Labor Force Participation Rates: The Population Age 55 and Older, 2008
Editor’s note: the story goes on (if you go to the link) to talk about the impact health care costs are having in keeping people in the workforce longer.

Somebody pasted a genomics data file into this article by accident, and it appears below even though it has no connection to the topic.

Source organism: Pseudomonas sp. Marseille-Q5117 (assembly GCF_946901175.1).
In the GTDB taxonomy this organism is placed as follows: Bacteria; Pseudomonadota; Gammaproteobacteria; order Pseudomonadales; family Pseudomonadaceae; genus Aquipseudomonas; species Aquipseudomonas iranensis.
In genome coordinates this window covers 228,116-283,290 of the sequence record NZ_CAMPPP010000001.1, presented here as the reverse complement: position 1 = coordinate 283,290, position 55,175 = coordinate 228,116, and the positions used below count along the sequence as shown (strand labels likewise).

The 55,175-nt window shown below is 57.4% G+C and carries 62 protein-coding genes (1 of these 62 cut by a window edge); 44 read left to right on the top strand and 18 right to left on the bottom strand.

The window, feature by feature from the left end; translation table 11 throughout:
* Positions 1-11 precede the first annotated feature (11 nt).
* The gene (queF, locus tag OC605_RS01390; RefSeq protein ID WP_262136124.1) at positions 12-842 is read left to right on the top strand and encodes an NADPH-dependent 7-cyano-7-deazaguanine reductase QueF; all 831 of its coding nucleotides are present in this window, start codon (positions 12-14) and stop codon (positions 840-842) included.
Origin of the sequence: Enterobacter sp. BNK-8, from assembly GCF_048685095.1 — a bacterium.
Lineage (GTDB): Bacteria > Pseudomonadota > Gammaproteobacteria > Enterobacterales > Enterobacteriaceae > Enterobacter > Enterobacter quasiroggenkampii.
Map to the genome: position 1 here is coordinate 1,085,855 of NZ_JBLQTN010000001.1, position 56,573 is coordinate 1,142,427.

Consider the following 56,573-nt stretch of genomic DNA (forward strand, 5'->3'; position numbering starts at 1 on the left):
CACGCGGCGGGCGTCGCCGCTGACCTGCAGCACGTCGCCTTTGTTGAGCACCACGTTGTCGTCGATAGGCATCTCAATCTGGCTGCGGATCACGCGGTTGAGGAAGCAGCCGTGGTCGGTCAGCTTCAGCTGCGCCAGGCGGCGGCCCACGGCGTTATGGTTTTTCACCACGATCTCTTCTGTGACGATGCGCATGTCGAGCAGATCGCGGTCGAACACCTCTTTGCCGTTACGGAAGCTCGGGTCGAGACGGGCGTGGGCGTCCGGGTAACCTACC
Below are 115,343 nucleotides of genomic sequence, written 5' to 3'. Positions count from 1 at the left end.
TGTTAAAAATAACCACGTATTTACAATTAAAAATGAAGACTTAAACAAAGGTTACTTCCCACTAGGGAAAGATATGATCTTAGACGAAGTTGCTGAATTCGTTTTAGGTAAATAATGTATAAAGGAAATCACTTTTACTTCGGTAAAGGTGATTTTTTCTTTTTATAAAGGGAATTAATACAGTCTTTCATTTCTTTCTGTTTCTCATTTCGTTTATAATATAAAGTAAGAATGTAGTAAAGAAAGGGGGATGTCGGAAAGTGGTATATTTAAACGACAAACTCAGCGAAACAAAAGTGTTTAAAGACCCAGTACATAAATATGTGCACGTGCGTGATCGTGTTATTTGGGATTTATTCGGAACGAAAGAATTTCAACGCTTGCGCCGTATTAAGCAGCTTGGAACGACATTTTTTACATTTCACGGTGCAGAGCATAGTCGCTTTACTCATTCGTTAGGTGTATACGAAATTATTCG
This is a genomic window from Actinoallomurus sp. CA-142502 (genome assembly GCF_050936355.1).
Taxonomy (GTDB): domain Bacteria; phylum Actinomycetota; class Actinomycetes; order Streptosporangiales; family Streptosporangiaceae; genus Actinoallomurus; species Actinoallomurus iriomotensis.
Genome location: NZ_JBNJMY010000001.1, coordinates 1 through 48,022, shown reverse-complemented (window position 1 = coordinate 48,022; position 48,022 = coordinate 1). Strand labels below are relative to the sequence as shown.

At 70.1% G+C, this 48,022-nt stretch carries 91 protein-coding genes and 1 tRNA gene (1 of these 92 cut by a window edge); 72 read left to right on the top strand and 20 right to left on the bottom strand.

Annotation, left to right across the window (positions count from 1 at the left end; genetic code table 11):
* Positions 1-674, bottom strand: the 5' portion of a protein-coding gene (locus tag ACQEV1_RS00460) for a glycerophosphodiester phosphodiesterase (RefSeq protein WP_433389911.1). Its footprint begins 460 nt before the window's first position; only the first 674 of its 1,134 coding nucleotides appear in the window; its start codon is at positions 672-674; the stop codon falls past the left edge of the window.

According to findings from the 2009 EBRI/MGA Consumer Engagement in Health Care Survey, the labor-force participation rate is increasing for those age 55 and older. The percentage of civilian non-institutionalized Americans age 55 or older who were in the labor force declined from 34.6 percent 1975 to 29.4 percent in 1993. However, since 1993, the labor-force participation rate has steadily increased, reaching 39.4 percent in 2008—the highest level over the 1975–2008 period. For those ages 55–64 (the near elderly), this is being driven almost exclusively by the increase of women in the work force; the male participation rate is flat to declining. However, among those age 65 and older (the elderly), labor-force participation is increasing for both males and females. Education is a strong factor in an individual’s participation in the labor force at older ages: Individuals with higher levels of education are significantly more likely to be in the labor force than those with lower levels of education.
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